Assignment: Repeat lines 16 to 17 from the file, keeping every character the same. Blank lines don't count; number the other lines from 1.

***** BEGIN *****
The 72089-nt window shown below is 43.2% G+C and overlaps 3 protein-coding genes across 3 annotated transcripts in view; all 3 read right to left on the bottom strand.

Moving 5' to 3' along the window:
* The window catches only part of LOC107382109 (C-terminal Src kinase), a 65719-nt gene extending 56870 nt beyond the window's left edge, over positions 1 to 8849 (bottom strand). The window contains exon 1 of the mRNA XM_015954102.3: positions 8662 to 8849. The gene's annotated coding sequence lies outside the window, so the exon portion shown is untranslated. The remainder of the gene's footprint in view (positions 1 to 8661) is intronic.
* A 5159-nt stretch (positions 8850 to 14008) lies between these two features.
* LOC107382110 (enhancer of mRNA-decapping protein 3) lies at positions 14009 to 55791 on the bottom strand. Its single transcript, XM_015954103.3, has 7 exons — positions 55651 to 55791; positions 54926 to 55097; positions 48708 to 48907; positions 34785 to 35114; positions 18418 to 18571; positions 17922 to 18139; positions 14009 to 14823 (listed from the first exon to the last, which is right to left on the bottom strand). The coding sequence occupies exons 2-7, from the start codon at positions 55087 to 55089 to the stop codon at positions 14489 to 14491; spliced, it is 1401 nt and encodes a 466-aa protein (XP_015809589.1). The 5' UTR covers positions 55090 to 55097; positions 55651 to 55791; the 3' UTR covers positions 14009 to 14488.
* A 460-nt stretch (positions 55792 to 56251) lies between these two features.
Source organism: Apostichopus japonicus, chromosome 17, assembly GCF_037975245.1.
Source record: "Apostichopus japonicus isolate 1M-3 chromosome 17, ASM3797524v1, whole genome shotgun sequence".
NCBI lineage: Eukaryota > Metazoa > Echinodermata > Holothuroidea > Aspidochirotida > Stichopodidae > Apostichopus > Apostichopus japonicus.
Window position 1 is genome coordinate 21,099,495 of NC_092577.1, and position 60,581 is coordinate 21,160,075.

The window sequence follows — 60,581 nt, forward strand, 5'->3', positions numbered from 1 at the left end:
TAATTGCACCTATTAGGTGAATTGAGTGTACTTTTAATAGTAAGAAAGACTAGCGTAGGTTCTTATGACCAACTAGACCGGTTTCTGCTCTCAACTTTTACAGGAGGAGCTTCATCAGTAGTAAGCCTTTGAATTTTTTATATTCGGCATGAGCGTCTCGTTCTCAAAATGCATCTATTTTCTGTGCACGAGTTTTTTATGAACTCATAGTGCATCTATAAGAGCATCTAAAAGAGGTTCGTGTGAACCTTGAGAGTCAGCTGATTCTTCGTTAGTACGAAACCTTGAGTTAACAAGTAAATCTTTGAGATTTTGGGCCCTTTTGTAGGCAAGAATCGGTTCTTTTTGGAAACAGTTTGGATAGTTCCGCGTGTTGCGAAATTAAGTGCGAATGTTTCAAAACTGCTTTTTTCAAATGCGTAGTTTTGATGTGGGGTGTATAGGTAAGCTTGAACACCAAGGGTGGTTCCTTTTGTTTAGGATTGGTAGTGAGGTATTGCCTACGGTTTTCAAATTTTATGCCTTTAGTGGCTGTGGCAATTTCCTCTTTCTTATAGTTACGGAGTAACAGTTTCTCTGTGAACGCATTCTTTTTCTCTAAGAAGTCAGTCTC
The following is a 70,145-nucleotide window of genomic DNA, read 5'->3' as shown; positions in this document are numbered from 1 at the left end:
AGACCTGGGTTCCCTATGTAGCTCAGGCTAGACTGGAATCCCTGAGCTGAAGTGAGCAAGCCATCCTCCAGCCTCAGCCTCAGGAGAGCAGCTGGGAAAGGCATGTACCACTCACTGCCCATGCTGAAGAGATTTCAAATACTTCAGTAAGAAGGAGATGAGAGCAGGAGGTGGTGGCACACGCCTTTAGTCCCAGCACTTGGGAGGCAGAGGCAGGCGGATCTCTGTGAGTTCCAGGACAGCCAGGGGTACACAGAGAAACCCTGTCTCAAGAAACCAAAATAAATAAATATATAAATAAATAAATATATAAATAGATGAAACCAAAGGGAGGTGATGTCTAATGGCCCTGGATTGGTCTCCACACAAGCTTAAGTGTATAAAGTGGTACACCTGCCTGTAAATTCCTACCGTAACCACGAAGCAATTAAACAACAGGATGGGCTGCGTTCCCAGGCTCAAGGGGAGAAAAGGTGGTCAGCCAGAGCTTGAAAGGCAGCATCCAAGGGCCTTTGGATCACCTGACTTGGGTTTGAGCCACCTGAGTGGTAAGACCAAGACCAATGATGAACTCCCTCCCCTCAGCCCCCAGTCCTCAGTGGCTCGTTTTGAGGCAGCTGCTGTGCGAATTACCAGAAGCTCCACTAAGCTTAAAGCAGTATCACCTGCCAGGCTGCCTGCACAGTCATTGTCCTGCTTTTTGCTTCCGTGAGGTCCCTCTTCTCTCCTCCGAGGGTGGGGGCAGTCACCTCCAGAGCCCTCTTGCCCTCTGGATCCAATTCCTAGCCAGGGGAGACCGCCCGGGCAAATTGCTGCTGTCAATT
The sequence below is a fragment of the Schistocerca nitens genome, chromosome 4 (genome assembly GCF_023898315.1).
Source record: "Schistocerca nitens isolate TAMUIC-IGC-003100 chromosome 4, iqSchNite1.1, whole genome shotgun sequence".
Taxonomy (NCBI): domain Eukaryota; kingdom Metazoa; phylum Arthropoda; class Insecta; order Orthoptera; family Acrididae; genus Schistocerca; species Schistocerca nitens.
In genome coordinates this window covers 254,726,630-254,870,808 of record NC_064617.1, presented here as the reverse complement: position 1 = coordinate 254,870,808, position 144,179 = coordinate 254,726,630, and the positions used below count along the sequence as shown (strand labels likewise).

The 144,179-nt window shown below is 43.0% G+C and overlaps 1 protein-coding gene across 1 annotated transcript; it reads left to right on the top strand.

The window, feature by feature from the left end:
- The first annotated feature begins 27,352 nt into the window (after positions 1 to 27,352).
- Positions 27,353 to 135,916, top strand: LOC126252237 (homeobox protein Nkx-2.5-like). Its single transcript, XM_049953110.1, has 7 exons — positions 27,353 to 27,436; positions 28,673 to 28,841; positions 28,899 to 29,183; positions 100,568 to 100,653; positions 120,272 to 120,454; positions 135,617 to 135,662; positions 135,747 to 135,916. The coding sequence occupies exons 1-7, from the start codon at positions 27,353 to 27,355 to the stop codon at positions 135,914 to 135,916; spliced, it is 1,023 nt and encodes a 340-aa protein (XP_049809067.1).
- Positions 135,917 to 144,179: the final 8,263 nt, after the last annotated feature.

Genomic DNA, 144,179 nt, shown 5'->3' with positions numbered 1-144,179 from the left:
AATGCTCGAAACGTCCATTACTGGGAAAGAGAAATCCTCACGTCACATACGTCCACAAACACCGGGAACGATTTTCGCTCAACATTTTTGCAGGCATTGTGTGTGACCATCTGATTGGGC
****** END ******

Source record: "Schistocerca nitens isolate TAMUIC-IGC-003100 chromosome 4, iqSchNite1.1, whole genome shotgun sequence".
Taxonomy (NCBI): domain Eukaryota; kingdom Metazoa; phylum Arthropoda; class Insecta; order Orthoptera; family Acrididae; genus Schistocerca; species Schistocerca nitens.